Problem 1: Dhoni needs to understand that players need to be selected and supported purely on merit and not based on the zonal politics. Where are Pujara, Yuvraj, Pathans, Mishra, and Yadav? Huge questions of integrity on Dhoni and the veto above him. Dhoni should stop making those tricky political statements in defense of favored players. When the side loses for so long, captain is to be blamed first and most.

    Problem 2: Obsession with Rohit, Raina, Ashwin. What have these players done in domestic cricket? They are too pampered in the name of talent and IPL. They deserve to be dropped for at least one year from the team.

    Problem 3: India needs to set up a highly focused and productive fast bowling academy. Need to provide equal opportunities for at least 8 hand picked fast bowlers every year.

    Problem 4: Horses for courses. With world cup in Aus, India need to groom pace bowling all rounders like Pathan and Binny instead of spin bowling so called all rounders.

  • ESPN on January 31, 2014, 6:52 GMT

    Even though Dhoni may be the most successful captain so far - there is no way he can stay on any longer. New captain - Kohli must take over - the only way is "up" - India cannot go any lower than this!!! Four overseas series lost !!!! No captain can and should survive this.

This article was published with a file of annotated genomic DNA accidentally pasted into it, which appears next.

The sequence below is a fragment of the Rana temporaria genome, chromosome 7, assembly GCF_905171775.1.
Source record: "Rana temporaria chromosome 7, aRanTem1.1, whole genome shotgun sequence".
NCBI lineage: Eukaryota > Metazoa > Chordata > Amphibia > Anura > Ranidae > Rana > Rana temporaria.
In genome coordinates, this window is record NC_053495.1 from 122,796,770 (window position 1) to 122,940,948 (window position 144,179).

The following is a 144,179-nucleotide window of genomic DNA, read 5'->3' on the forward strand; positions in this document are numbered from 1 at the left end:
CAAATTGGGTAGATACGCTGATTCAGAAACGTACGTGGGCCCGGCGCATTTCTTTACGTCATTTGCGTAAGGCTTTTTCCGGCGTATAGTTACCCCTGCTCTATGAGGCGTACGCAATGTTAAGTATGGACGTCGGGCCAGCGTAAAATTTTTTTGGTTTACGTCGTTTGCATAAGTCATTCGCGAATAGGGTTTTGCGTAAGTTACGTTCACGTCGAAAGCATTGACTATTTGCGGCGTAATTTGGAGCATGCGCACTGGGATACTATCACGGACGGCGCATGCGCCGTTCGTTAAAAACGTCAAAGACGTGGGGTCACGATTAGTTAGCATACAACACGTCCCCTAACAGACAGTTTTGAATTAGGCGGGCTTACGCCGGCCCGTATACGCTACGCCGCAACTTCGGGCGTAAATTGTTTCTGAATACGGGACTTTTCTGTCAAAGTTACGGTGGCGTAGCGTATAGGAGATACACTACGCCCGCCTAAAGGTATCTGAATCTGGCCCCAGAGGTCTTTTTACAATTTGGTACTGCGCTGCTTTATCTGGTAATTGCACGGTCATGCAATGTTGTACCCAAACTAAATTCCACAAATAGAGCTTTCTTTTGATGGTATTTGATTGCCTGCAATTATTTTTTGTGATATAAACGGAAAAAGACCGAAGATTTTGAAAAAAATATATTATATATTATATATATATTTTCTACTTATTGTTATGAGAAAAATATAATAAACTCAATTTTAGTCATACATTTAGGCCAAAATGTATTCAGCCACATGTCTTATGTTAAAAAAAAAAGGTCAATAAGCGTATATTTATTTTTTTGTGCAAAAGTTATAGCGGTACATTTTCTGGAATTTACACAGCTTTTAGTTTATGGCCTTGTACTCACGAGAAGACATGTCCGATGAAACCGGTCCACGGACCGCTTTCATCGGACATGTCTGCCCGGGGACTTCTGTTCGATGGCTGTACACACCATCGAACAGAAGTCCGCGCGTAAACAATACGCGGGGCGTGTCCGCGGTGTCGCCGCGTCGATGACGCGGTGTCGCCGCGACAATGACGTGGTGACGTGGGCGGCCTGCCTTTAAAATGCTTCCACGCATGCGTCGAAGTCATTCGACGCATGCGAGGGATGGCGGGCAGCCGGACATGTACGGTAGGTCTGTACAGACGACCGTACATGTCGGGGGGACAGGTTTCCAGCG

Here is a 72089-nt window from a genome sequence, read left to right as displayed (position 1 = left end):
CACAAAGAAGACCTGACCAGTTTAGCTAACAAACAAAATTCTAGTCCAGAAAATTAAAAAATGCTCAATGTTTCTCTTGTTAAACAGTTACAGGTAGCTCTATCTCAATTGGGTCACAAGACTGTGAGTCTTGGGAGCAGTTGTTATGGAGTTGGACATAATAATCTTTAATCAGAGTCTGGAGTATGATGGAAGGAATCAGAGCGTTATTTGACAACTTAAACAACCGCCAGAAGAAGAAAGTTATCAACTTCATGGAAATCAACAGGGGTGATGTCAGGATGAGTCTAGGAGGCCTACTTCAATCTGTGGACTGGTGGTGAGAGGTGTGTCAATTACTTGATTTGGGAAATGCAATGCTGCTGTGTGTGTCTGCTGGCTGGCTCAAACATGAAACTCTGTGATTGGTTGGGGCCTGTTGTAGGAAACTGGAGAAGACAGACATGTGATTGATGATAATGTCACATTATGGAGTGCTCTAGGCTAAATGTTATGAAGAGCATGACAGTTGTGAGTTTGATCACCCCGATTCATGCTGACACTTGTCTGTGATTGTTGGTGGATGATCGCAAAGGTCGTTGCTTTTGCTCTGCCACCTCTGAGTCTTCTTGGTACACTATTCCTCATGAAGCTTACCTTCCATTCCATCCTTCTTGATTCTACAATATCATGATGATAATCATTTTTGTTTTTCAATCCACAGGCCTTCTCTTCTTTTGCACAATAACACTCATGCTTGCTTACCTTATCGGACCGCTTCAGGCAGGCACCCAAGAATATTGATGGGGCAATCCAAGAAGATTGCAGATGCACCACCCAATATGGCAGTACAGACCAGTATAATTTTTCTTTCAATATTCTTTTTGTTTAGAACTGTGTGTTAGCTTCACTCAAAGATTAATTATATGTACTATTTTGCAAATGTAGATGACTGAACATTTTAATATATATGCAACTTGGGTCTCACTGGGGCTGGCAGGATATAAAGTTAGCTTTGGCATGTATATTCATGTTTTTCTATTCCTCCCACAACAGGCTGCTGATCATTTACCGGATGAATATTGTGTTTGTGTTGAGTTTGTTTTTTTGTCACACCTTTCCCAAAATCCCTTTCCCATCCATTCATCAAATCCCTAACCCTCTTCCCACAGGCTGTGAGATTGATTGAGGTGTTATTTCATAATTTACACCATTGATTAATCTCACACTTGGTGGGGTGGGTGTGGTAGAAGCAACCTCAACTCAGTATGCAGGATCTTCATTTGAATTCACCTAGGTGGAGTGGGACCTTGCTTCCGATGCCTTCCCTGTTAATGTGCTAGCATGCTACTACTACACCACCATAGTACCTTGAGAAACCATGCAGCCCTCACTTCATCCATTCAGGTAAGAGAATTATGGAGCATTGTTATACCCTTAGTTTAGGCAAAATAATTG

• TR on January 31, 2014, 0:32 GMT

    Problems stated nicely - but only partially. And the solutions?

    What about Dhoni's long rope for Ishant (he effectively wasted match trials for many others like Pandey, Binny and many more).

    What about some well paid members called "bowling coach" and "fielding coach". Do the selectors have a process to evaluate the coaches?

    Venkatesh Prasad complained that Ind pace bowlers do not bowl sufficient number of overs practice every day. Did any one address that?

    Do they have any batting coach? Can India hire the likes of Mike Hussey or Ricky Ponting to teach them how to play short balls? (or even for captaincy coaching)

    Can the Indians practice hitting the stumps in fielding like many other countries do?

    BCCI's efforts are only towards collecting the money and apportioning it.

    Something needs to be done for the quality of game as well.

  • current on January 31, 2014, 0:06 GMT

    In overseas conditions like NZ, Aus, it is a given that no current Indian pacer will succeed consistently. Accept it.

    Then focus on your strength.

    You still have spinners like Harbhajan, Jadeja, Misra, Ashwin, Rasool who can create problems for opposing batsmen. Look at how Lyon succeeded in the Ashes. Bring them in numbers along with two fast bowlers (amongst Zaheer, Yadav, Aaron, Shami, Bhuvi, Binny, Irfan, Munaf, Nehra...)

    That seems the only feasible way to have any chance of winning the world cup in 2015. People seem to have forgotten the world cup where NZ opened its bowling with a spinner (Jiten Patel).